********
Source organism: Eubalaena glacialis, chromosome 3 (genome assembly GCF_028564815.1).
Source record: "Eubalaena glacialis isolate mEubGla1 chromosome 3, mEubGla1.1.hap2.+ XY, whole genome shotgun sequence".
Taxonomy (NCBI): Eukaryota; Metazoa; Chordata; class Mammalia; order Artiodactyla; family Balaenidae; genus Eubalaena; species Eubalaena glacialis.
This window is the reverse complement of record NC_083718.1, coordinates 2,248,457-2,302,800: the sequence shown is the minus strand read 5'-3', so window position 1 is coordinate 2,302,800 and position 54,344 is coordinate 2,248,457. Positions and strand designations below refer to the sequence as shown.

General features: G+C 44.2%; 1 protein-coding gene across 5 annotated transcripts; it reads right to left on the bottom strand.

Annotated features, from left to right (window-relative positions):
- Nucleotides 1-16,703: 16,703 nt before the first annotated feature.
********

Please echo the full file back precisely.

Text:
Source organism: Eubalaena glacialis, chromosome 3 (genome assembly GCF_028564815.1).
Source record: "Eubalaena glacialis isolate mEubGla1 chromosome 3, mEubGla1.1.hap2.+ XY, whole genome shotgun sequence".
Taxonomy (NCBI): Eukaryota; Metazoa; Chordata; class Mammalia; order Artiodactyla; family Balaenidae; genus Eubalaena; species Eubalaena glacialis.
This window is the reverse complement of record NC_083718.1, coordinates 2,248,457-2,302,800: the sequence shown is the minus strand read 5'-3', so window position 1 is coordinate 2,302,800 and position 54,344 is coordinate 2,248,457. Positions and strand designations below refer to the sequence as shown.

General features: G+C 44.2%; 1 protein-coding gene across 5 annotated transcripts; it reads right to left on the bottom strand.

Annotated features, from left to right (window-relative positions):
- Nucleotides 1-16,703: 16,703 nt before the first annotated feature.